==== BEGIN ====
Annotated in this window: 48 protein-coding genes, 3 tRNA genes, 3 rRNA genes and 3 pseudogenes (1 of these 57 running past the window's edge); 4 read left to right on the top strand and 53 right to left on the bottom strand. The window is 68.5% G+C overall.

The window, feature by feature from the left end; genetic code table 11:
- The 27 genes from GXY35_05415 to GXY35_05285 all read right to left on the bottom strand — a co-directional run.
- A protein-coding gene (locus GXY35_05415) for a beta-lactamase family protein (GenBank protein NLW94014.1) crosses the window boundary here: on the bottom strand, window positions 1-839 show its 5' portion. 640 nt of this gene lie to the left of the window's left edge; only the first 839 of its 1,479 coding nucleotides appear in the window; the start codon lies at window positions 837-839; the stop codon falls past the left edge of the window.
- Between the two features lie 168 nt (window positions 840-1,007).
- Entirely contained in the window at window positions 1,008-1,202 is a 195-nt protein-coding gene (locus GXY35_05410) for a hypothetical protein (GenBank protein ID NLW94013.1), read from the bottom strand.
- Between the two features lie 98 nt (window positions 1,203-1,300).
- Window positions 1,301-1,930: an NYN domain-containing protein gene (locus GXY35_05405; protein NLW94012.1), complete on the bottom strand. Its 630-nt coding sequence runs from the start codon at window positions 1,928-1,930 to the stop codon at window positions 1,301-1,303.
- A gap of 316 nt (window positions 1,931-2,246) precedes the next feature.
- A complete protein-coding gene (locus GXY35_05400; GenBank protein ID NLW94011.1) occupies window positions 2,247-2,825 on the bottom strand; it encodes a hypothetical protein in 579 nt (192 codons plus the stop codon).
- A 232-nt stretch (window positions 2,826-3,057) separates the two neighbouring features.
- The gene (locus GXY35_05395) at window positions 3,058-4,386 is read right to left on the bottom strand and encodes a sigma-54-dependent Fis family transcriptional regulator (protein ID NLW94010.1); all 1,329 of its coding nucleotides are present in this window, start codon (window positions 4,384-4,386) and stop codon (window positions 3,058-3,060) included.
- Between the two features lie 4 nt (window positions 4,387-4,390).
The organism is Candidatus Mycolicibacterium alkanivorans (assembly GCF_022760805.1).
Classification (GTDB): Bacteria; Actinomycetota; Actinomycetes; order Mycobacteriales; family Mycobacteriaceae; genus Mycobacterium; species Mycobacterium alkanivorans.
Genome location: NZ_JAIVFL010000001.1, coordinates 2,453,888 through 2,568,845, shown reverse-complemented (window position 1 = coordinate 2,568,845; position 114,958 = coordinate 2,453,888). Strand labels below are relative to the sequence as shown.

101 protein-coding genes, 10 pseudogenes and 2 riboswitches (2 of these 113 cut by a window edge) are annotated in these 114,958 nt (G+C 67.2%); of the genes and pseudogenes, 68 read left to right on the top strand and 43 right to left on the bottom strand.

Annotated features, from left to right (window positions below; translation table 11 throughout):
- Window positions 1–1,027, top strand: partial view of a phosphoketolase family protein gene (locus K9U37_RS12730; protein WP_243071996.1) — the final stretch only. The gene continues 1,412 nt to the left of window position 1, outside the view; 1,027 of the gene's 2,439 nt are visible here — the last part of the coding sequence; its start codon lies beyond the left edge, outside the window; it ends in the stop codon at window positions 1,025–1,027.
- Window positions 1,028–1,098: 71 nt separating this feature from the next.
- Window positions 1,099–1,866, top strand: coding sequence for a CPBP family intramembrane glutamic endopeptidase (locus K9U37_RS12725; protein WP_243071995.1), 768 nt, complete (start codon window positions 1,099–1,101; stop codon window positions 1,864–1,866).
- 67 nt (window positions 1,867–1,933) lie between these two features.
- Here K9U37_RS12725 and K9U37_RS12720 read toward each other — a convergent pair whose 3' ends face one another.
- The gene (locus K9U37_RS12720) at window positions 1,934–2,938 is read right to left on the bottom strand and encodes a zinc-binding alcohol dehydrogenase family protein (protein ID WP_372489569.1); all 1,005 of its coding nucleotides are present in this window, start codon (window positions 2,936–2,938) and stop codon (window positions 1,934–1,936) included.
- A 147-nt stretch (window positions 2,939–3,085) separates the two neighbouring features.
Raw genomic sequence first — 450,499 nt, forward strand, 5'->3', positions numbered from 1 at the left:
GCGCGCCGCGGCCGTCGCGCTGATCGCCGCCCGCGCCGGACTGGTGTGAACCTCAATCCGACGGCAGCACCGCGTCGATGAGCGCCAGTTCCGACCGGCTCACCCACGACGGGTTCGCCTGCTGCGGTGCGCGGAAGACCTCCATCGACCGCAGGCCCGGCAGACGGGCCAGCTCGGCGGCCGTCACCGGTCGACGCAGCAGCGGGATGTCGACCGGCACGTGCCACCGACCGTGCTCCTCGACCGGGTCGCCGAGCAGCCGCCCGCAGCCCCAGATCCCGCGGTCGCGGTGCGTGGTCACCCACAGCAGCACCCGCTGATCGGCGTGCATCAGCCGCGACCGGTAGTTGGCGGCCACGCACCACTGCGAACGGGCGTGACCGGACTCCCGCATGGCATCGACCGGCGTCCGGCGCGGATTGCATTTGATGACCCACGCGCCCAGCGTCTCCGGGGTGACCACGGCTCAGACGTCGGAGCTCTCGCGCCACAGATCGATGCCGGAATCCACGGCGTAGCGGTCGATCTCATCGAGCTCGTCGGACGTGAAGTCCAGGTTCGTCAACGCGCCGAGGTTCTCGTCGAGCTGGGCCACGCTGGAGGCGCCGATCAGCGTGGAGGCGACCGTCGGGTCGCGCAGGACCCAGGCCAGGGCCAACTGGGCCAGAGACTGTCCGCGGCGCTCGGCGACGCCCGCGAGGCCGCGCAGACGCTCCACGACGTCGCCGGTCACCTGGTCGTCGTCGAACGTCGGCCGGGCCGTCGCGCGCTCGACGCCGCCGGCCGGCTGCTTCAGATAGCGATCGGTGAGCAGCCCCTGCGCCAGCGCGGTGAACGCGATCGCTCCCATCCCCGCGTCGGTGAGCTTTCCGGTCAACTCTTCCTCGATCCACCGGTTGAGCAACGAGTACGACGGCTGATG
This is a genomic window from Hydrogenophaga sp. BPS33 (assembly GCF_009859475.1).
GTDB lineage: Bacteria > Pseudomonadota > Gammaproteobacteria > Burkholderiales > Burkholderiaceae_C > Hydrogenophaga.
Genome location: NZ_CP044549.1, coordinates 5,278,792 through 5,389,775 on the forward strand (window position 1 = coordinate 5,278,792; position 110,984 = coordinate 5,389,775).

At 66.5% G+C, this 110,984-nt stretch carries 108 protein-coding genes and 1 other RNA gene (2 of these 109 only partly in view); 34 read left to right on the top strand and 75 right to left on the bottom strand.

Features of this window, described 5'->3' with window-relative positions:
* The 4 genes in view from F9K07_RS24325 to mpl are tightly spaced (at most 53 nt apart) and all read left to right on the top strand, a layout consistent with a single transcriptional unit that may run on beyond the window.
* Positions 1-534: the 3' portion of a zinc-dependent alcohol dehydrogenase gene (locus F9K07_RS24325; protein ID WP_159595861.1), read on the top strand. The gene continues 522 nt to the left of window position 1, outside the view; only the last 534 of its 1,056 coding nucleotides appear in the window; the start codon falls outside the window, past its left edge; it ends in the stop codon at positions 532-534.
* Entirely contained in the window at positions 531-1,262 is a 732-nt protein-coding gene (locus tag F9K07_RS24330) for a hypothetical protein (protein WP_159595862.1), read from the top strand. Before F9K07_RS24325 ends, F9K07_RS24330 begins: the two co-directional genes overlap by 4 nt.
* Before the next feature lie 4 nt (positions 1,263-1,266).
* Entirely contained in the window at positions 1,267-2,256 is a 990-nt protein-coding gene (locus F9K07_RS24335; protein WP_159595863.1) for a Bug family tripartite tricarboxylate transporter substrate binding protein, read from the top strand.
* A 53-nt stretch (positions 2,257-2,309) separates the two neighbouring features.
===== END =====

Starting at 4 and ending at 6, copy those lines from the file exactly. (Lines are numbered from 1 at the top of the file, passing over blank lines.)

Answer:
- A protein-coding gene (locus GXY35_05415) for a beta-lactamase family protein (GenBank protein NLW94014.1) crosses the window boundary here: on the bottom strand, window positions 1-839 show its 5' portion. 640 nt of this gene lie to the left of the window's left edge; only the first 839 of its 1,479 coding nucleotides appear in the window; the start codon lies at window positions 837-839; the stop codon falls past the left edge of the window.
- Between the two features lie 168 nt (window positions 840-1,007).
- Entirely contained in the window at window positions 1,008-1,202 is a 195-nt protein-coding gene (locus GXY35_05410) for a hypothetical protein (GenBank protein ID NLW94013.1), read from the bottom strand.